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Auditor-General's overview

Tertiary education institutions: Results of the 2017 audits.

Tertiary education is important to New Zealanders' personal development and economic well-being. Young people, their whānau, adults looking to retrain or learn a new skill, and employers all rely on the quality and stability of tertiary education providers. Tertiary education is also important to New Zealand's economy and is a significant area of public expenditure, with about $3 billion each year invested in about 650 tertiary training providers.

This report sets out our observations from our audits of the 27 public tertiary education institutions (TEIs). They consist of eight universities, 16 institutes of technology and polytechnics (ITPs), and three wānanga. There were 405,000 people, including 56,000 international students, enrolled at these institutions in 2017.

Main findings

All TEIs are operating in an increasingly challenging environment.

Domestic student enrolments rise and fall relative to unemployment rates – enrolments go down when unemployment rates go down. About 7000 fewer full-time domestic students enrolled at TEIs in 2017 compared to 2016. The Tertiary Education Commission's analysis shows the number of domestic students enrolling at TEIs has fallen by a third in the last 10 years.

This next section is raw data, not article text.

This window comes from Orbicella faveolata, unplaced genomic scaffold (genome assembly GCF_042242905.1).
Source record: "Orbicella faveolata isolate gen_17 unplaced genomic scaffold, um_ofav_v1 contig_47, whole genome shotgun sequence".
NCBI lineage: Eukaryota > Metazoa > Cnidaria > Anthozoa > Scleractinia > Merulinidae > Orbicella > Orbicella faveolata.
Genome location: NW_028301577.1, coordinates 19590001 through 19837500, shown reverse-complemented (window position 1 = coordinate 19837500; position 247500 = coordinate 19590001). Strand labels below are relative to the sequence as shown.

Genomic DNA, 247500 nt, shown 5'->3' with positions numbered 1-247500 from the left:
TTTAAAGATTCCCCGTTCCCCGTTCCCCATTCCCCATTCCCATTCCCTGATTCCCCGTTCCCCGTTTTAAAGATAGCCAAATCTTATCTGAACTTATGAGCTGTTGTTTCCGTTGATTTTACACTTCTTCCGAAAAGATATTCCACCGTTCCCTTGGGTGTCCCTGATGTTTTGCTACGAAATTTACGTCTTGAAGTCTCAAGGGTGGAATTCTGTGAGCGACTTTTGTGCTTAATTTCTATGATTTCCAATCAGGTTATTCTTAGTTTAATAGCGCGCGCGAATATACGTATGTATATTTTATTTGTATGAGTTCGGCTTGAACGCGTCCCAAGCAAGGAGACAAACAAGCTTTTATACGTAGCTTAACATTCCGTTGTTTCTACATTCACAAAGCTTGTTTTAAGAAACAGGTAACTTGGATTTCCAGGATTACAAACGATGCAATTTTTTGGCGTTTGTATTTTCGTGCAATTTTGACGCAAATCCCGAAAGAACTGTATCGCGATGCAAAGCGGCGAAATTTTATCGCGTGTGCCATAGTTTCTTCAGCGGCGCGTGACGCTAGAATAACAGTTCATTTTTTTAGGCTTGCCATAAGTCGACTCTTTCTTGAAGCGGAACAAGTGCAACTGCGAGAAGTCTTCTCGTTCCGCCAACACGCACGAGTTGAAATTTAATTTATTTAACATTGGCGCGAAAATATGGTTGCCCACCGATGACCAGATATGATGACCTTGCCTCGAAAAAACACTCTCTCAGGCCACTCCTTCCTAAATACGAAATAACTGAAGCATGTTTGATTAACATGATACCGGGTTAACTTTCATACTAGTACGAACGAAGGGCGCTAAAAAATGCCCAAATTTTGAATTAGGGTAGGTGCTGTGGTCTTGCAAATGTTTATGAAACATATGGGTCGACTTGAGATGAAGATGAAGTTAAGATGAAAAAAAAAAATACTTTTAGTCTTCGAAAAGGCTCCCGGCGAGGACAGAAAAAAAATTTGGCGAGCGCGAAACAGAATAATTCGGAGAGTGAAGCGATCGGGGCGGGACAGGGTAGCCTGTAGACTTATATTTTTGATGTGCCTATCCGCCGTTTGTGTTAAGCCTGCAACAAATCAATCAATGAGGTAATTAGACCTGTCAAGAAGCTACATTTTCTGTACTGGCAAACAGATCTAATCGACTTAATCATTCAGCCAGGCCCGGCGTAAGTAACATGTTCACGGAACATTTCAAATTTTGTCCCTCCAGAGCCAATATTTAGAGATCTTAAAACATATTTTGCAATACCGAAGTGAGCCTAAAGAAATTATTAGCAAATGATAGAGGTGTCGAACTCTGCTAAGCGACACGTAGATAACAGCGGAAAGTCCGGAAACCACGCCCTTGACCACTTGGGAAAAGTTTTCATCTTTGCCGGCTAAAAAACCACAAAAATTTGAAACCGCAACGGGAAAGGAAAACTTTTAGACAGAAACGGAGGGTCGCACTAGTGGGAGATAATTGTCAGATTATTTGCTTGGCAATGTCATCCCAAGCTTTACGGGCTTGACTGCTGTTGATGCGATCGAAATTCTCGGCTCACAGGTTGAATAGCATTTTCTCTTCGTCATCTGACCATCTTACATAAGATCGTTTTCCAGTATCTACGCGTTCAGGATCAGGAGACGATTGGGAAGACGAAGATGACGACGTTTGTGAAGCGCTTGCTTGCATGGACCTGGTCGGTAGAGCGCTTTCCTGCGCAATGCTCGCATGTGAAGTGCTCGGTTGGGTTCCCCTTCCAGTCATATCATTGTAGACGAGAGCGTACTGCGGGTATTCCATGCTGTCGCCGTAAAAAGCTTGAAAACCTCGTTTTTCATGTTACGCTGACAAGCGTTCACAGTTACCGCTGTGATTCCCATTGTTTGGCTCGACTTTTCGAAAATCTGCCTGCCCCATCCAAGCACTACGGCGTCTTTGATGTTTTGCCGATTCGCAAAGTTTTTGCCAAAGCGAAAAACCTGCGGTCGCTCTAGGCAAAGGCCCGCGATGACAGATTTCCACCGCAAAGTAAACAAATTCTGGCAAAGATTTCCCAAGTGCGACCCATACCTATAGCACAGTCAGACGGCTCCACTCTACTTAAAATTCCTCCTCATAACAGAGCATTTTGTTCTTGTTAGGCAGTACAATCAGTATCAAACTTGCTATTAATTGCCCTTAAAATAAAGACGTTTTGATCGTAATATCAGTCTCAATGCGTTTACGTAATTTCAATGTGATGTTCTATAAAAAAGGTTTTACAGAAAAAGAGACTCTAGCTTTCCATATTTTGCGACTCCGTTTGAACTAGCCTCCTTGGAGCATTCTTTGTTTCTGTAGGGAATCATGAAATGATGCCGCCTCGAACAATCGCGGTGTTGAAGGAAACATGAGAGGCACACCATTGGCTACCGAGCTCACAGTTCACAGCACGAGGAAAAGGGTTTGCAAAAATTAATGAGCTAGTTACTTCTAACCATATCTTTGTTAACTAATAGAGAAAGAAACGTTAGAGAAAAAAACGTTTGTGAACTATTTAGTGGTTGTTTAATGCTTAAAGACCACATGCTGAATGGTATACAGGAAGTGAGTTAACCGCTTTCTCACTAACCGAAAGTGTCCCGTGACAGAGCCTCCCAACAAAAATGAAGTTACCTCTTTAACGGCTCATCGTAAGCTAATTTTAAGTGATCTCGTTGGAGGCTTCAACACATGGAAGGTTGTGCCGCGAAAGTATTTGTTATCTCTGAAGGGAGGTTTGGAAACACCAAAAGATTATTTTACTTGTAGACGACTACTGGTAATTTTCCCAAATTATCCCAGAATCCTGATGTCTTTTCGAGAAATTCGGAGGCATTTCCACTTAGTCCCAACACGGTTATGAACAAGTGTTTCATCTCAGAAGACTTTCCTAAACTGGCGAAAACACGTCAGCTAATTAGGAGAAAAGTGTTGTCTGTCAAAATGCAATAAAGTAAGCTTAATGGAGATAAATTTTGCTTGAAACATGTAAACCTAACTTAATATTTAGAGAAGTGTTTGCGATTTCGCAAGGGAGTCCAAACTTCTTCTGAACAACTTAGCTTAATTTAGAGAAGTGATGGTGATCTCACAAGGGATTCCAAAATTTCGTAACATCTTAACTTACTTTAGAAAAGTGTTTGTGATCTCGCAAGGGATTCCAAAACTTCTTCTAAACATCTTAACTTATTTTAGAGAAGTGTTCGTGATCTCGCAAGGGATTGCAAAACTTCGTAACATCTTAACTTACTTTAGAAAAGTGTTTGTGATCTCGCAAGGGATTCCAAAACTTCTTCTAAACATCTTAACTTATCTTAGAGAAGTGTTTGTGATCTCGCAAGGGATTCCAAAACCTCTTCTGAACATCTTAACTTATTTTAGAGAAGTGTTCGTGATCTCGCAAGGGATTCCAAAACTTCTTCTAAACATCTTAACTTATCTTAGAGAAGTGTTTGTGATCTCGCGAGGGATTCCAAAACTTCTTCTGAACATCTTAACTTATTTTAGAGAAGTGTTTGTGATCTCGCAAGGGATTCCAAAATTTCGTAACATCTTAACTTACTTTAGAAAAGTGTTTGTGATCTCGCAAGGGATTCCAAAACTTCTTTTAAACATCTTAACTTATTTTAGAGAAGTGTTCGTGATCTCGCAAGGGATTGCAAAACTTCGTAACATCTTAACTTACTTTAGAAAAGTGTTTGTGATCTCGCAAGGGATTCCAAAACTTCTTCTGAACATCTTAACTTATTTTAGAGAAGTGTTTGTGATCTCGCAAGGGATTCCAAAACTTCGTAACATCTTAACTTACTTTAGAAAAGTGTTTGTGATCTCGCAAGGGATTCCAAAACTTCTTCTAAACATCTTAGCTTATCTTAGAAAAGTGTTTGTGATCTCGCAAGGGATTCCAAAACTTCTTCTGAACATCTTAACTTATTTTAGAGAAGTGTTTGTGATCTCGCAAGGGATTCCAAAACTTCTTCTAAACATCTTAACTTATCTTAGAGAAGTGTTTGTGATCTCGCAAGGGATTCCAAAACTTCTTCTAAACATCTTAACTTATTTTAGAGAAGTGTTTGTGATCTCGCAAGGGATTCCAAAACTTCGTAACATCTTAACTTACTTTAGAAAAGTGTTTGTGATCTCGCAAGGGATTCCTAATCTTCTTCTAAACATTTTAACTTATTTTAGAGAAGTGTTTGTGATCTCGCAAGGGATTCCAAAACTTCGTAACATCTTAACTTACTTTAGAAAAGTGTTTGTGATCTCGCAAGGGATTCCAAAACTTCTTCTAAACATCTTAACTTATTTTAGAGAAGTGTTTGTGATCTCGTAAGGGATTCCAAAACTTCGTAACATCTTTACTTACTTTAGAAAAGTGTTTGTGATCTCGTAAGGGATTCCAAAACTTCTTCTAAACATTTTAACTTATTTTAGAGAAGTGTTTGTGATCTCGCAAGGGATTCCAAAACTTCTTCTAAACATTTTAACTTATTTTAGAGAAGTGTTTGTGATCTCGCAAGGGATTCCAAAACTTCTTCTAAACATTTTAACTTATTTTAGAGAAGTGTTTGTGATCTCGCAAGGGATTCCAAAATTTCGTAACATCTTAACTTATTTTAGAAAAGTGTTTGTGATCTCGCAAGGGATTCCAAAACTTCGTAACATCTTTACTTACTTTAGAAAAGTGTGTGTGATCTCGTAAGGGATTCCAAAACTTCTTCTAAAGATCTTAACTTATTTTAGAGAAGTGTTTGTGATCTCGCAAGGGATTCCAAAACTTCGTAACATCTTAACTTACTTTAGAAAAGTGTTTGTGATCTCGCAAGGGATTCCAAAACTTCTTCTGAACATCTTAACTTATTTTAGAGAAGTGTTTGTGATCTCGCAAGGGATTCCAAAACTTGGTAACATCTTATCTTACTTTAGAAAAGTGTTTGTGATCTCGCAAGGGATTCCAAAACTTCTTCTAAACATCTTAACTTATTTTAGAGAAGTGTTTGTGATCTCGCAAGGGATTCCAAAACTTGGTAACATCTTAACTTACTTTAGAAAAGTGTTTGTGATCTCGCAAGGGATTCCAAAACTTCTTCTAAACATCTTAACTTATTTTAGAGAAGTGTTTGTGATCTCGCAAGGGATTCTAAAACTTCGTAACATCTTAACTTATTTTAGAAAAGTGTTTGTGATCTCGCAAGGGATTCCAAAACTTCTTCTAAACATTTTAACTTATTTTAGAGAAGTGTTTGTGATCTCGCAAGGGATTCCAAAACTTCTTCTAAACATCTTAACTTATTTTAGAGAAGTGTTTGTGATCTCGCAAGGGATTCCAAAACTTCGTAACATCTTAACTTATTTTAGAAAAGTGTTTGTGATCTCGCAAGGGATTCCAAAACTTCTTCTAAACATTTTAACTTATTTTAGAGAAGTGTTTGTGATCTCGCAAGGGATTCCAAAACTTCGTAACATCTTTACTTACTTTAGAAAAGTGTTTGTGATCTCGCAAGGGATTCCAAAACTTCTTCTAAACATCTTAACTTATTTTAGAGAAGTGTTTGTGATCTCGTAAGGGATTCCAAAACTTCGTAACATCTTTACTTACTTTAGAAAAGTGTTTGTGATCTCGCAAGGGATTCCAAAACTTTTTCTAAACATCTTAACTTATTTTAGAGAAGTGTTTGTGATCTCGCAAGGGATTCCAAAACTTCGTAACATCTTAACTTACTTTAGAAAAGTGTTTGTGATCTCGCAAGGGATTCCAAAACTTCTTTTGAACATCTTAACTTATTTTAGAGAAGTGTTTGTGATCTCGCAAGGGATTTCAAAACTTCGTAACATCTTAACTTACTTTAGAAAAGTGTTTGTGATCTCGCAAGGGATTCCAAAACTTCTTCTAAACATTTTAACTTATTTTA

The demographics and number of international students are changing, and there is increased domestic and global competition for international students. The Government also expects that its 2018 changes to post-study work visa entitlements might mean fewer international students applying to study some diploma or certificate-level courses in New Zealand.

The operating environment affected each type of TEI differently

Universities and wānanga were, for the most part, financially stable in 2017. The universities' combined surplus in 2017 increased by $18 million to $188 million. Although demand from domestic students dropped by 1.1% overall, the number of full-time international students enrolled increased by an average of 6.9%. Only one university had fewer international students in 2017 than in 2016.

Not all ITPs are experiencing financial difficulties. However, the effect of the changes in student numbers have been more strongly felt by ITPs. Demand from domestic students dropped by 8.1% overall, and 10 of the 16 ITPs had fewer international students in 2017 than they had in 2016.